Single man adopts ill children no one else wants and cares for them during their final days

In spite of the best efforts of millions of loving people all over the world, it is an impossible undertaking to find good homes for all of the children who are in foster care around the world.

Simply put, finding a foster family for a child is a difficult and lengthy process, and more young boys and girls enter the system every week. Sometimes they have no relatives to turn to because their parents have passed away. However, more often than not, their parents are incapable of raising them, and as a result, for months or even years at a time, they may be without a secure, loving home.

Although the process of finding homes for foster children is also arduous and can be very heartbreaking, the process of finding homes for children who are terminally ill is significantly more challenging than that. 

Yes, you read that right.

You might not have ever considered the notion that there are terminally sick children who do not have a family that loves them. But they do exist, and it goes without saying that they are every bit as deserving of warmth and care as anyone else.

YouTube / PBS NewsHour

In Azuza, California lives a guy named Mohamed Bzeek, who is 62 years old and has devoted his life to making a positive change in the lives of less fortunate children.

According to the information that has been gathered, he first started fostering children in the year 1989.  A tragedy that befell the couple in 1991, when one of their foster children passed away, caused them to develop a new perspective on the procedure and led them to realize that fostering was their true calling.

Since that time, Mohamed has dedicated the majority of his time and energy to providing foster care for children who are either seriously ill or towards the end of their lives.

According to Mohamed, “The key is, you have to love them like your own.” 

“I know they are sick. I know they are going to die. I do my best as a human being and leave the rest to God.”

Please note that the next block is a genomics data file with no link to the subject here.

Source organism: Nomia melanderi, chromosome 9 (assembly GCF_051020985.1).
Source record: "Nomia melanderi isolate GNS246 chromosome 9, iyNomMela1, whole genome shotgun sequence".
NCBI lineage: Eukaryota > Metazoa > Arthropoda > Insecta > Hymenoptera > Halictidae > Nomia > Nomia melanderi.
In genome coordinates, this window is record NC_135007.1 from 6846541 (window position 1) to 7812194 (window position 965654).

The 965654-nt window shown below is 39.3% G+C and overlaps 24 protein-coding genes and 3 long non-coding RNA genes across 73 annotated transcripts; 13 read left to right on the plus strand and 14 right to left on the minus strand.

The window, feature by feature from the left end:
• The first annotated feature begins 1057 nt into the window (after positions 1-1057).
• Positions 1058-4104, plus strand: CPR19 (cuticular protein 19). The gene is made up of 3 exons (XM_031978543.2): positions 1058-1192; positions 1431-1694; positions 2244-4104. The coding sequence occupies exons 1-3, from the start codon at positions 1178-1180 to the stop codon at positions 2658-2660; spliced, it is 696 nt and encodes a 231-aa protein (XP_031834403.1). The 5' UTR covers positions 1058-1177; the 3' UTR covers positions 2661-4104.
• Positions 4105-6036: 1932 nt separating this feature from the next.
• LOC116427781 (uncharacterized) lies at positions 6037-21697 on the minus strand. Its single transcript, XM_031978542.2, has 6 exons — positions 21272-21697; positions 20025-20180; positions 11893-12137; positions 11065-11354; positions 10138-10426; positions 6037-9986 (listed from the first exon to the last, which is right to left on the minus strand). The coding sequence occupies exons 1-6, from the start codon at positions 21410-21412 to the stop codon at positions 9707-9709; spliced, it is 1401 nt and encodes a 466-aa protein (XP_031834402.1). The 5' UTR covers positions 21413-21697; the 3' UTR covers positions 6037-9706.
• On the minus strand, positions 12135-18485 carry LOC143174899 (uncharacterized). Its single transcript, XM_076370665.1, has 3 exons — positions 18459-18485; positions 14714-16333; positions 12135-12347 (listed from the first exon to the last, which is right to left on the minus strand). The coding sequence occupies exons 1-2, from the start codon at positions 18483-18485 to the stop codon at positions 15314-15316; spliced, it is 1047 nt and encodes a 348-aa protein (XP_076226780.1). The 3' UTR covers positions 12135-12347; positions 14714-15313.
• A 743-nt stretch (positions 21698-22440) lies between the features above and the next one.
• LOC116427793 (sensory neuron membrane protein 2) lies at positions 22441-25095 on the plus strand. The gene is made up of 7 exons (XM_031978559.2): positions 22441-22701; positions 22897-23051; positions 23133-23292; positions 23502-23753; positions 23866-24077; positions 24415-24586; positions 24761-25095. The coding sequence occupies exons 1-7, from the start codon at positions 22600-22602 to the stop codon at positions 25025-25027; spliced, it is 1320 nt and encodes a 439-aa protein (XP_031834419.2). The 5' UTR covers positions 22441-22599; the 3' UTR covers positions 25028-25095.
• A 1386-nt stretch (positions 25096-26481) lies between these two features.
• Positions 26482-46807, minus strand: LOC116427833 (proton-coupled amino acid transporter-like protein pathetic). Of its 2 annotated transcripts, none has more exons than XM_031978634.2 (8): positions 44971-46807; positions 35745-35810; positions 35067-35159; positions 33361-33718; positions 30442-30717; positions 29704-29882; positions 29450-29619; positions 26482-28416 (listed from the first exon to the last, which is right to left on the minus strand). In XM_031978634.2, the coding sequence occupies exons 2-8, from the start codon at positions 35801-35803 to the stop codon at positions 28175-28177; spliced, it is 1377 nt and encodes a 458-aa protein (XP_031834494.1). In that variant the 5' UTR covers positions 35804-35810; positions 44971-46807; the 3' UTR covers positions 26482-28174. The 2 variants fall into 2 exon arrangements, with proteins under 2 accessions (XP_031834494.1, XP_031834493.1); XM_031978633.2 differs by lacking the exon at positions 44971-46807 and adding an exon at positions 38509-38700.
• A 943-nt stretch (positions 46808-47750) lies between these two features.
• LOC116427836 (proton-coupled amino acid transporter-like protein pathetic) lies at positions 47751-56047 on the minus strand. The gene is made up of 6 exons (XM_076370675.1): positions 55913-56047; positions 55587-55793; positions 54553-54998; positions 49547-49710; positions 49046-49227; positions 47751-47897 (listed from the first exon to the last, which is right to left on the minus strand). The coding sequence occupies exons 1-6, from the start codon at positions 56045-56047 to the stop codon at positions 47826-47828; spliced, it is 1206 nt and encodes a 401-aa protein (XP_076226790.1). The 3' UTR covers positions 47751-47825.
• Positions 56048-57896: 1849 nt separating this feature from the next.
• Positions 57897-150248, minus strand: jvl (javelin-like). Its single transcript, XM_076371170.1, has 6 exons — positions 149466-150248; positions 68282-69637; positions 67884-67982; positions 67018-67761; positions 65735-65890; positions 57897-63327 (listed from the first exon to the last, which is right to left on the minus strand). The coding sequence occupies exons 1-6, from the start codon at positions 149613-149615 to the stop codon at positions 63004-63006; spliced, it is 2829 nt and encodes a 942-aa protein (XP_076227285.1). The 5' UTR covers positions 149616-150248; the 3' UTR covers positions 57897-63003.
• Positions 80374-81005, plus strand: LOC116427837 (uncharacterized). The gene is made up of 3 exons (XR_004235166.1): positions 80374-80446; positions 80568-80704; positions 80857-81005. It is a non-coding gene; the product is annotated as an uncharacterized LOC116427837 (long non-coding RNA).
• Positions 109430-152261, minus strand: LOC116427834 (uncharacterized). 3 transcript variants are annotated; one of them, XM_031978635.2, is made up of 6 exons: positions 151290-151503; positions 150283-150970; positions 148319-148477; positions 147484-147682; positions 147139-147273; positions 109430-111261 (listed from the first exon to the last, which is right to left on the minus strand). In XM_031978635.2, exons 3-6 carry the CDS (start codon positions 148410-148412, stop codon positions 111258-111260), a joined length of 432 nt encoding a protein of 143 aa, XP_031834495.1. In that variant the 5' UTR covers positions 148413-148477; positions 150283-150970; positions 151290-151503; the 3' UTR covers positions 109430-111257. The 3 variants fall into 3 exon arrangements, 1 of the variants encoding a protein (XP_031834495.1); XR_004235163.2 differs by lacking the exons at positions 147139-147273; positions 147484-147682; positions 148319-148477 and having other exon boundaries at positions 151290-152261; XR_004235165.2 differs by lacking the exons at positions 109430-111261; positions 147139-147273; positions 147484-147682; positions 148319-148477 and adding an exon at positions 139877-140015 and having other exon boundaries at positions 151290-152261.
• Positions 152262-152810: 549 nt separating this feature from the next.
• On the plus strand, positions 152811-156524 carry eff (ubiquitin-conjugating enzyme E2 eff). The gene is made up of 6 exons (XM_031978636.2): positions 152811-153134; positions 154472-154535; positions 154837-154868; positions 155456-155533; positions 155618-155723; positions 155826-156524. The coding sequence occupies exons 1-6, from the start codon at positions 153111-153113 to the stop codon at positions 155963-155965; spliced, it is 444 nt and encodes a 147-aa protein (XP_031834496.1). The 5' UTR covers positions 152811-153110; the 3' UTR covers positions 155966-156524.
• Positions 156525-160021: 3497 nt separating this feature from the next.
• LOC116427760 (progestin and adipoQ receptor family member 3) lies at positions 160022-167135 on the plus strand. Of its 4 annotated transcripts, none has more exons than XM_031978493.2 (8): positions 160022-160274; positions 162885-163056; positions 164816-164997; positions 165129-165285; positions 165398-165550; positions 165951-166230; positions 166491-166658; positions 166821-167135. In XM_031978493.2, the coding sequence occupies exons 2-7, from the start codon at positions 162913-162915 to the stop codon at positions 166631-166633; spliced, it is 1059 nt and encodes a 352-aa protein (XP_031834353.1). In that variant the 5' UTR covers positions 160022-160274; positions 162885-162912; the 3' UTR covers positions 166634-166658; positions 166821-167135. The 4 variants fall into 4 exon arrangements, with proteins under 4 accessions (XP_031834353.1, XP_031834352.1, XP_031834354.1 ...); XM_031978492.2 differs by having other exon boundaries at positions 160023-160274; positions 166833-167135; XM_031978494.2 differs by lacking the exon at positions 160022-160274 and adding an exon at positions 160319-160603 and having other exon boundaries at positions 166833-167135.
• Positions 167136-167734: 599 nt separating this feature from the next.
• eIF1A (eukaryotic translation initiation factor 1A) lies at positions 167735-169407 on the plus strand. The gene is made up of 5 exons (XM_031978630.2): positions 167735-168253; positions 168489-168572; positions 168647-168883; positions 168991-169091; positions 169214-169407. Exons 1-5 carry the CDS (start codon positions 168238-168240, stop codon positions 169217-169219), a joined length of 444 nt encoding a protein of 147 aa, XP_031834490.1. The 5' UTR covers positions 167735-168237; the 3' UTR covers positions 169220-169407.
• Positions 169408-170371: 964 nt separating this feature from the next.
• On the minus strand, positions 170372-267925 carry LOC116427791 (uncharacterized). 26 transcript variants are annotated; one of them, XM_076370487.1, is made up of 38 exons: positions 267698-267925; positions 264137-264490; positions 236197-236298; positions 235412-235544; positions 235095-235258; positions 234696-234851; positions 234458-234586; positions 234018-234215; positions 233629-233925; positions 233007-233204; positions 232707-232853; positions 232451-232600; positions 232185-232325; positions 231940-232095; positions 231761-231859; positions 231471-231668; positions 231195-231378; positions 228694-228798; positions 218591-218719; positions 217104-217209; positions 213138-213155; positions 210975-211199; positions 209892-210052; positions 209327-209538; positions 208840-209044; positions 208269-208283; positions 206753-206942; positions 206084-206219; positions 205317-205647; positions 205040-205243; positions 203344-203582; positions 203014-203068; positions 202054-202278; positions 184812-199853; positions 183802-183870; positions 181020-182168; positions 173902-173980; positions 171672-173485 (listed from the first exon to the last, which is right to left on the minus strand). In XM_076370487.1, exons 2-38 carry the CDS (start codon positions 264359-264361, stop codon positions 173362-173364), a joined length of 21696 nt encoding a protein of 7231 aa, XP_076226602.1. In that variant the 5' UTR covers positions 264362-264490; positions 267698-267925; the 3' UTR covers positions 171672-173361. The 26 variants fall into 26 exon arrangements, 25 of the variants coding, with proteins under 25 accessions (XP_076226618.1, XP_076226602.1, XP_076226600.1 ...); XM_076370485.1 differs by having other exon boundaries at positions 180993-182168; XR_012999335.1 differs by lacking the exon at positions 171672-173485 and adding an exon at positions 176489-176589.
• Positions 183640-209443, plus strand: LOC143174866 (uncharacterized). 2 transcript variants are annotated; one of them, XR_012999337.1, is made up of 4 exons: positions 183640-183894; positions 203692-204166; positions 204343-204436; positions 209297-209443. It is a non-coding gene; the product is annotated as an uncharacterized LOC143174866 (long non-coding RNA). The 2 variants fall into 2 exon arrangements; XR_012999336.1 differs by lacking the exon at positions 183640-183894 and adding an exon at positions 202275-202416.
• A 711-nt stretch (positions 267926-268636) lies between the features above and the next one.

YouTube / PBS NewsHour

They simply couldn’t take the notion of children going without the love and warmth that a parental figure offers, especially not in their final few months of life.

Since their divorce in 2013, Mohamed has persisted in his charitable work and is giving his utmost to make a positive impact on the lives of foster children in the state of California.

According to the information provided by the sources, the 62-year-old had buried ten children. Even their final moments were spent in the comfort of his loving arms. He says that he has been a caregiver for a total of 80 children.

He said, “The only house that accepts orphans and children who are about to die in Los Angeles is my house. I have dealt with 80 children since 1989. Ten children lost their lives in my arms.”

Mohamed is currently devoting his time to caring for a 6-year-old girl who suffers from a severe brain disease that has left her unable to see, hear, or move her arms or legs. The condition has rendered her completely helpless. As a result of her condition, she needs care 24 hours a day, seven days a week.

YouTube / PBS NewsHour

Mohamed explained, “I know she can’t hear, can’t see, but I always talk to her. I’m always holding her, playing with her, touching her. … She has feelings. She has a soul. She’s a human being.”

When the daughter was just two years old, doctors came to the conclusion that there was nothing further that could be done to save her life from a medical aspect. However, because Mohamed took such good care of her, she is still alive and putting up a fight four years later.

In an interview from the previous year, Mohamed stated, “In the hospital, they give birth, they leave them. Their families don’t name them. It comes on the paper: ‘Baby boy,’ ‘Baby girl.’ I name them. I give them names.”

Caregiving for children who are nearing the end of their lives has taken its toll on Mohamed, a former immigrant from Libya who moved to the United States 40 years ago to pursue studies in electrical engineering.

He said, “I know it’s heartbreak. I know it’s a lot of work and I know it’s going to hurt me sometimes. You know, I feel sad. But, in my opinion, we should help each other, you know?”

The accomplishments of this man moved me to tears when I read about them. I am grateful to you, Mohamed, for everything you have done and everything you continue to do. You are the epitome of a hero.